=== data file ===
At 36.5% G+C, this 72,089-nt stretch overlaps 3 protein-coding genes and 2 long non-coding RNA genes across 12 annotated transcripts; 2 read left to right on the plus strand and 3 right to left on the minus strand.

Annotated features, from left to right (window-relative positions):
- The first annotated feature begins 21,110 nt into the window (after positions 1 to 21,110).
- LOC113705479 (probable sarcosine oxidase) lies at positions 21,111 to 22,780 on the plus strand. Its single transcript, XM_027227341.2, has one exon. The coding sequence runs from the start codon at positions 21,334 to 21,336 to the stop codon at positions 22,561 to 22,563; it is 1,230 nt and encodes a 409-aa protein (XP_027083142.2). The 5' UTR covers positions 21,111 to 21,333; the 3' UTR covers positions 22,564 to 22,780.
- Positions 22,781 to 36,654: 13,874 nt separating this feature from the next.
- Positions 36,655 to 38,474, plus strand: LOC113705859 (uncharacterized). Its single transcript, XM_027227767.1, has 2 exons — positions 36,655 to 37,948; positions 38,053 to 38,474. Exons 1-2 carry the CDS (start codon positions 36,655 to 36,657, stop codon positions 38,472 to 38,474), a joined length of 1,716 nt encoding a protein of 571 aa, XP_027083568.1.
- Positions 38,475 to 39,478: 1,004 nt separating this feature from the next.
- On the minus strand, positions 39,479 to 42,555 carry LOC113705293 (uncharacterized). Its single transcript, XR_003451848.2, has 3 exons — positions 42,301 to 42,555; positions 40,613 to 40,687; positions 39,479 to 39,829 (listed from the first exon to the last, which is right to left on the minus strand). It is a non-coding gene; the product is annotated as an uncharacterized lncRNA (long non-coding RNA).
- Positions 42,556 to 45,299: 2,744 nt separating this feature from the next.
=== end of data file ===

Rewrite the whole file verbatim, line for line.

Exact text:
At 36.5% G+C, this 72,089-nt stretch overlaps 3 protein-coding genes and 2 long non-coding RNA genes across 12 annotated transcripts; 2 read left to right on the plus strand and 3 right to left on the minus strand.

Annotated features, from left to right (window-relative positions):
- The first annotated feature begins 21,110 nt into the window (after positions 1 to 21,110).
- LOC113705479 (probable sarcosine oxidase) lies at positions 21,111 to 22,780 on the plus strand. Its single transcript, XM_027227341.2, has one exon. The coding sequence runs from the start codon at positions 21,334 to 21,336 to the stop codon at positions 22,561 to 22,563; it is 1,230 nt and encodes a 409-aa protein (XP_027083142.2). The 5' UTR covers positions 21,111 to 21,333; the 3' UTR covers positions 22,564 to 22,780.
- Positions 22,781 to 36,654: 13,874 nt separating this feature from the next.
- Positions 36,655 to 38,474, plus strand: LOC113705859 (uncharacterized). Its single transcript, XM_027227767.1, has 2 exons — positions 36,655 to 37,948; positions 38,053 to 38,474. Exons 1-2 carry the CDS (start codon positions 36,655 to 36,657, stop codon positions 38,472 to 38,474), a joined length of 1,716 nt encoding a protein of 571 aa, XP_027083568.1.
- Positions 38,475 to 39,478: 1,004 nt separating this feature from the next.
- On the minus strand, positions 39,479 to 42,555 carry LOC113705293 (uncharacterized). Its single transcript, XR_003451848.2, has 3 exons — positions 42,301 to 42,555; positions 40,613 to 40,687; positions 39,479 to 39,829 (listed from the first exon to the last, which is right to left on the minus strand). It is a non-coding gene; the product is annotated as an uncharacterized lncRNA (long non-coding RNA).
- Positions 42,556 to 45,299: 2,744 nt separating this feature from the next.